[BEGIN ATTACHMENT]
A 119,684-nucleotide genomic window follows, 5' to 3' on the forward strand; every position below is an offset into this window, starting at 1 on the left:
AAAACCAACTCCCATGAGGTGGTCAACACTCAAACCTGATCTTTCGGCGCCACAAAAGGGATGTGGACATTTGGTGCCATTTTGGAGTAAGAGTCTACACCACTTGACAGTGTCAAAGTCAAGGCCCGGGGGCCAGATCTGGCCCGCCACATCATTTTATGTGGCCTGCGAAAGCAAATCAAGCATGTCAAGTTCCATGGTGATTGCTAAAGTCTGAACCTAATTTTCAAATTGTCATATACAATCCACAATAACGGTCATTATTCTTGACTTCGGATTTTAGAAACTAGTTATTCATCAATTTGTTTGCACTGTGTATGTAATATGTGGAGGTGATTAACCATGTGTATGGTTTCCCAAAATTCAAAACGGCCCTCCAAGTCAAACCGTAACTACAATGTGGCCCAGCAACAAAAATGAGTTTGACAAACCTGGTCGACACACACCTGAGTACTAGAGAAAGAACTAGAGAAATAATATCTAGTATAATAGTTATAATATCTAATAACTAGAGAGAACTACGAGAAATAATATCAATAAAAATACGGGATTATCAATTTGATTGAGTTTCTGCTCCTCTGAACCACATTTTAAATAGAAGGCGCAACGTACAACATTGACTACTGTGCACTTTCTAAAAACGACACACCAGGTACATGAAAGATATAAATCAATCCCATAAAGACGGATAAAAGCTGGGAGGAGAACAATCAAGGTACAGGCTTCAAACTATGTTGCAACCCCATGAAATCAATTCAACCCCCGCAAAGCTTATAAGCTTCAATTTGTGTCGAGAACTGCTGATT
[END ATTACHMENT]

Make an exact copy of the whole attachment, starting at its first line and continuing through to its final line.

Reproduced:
A 119,684-nucleotide genomic window follows, 5' to 3' on the forward strand; every position below is an offset into this window, starting at 1 on the left:
AAAACCAACTCCCATGAGGTGGTCAACACTCAAACCTGATCTTTCGGCGCCACAAAAGGGATGTGGACATTTGGTGCCATTTTGGAGTAAGAGTCTACACCACTTGACAGTGTCAAAGTCAAGGCCCGGGGGCCAGATCTGGCCCGCCACATCATTTTATGTGGCCTGCGAAAGCAAATCAAGCATGTCAAGTTCCATGGTGATTGCTAAAGTCTGAACCTAATTTTCAAATTGTCATATACAATCCACAATAACGGTCATTATTCTTGACTTCGGATTTTAGAAACTAGTTATTCATCAATTTGTTTGCACTGTGTATGTAATATGTGGAGGTGATTAACCATGTGTATGGTTTCCCAAAATTCAAAACGGCCCTCCAAGTCAAACCGTAACTACAATGTGGCCCAGCAACAAAAATGAGTTTGACAAACCTGGTCGACACACACCTGAGTACTAGAGAAAGAACTAGAGAAATAATATCTAGTATAATAGTTATAATATCTAATAACTAGAGAGAACTACGAGAAATAATATCAATAAAAATACGGGATTATCAATTTGATTGAGTTTCTGCTCCTCTGAACCACATTTTAAATAGAAGGCGCAACGTACAACATTGACTACTGTGCACTTTCTAAAAACGACACACCAGGTACATGAAAGATATAAATCAATCCCATAAAGACGGATAAAAGCTGGGAGGAGAACAATCAAGGTACAGGCTTCAAACTATGTTGCAACCCCATGAAATCAATTCAACCCCCGCAAAGCTTATAAGCTTCAATTTGTGTCGAGAACTGCTGATT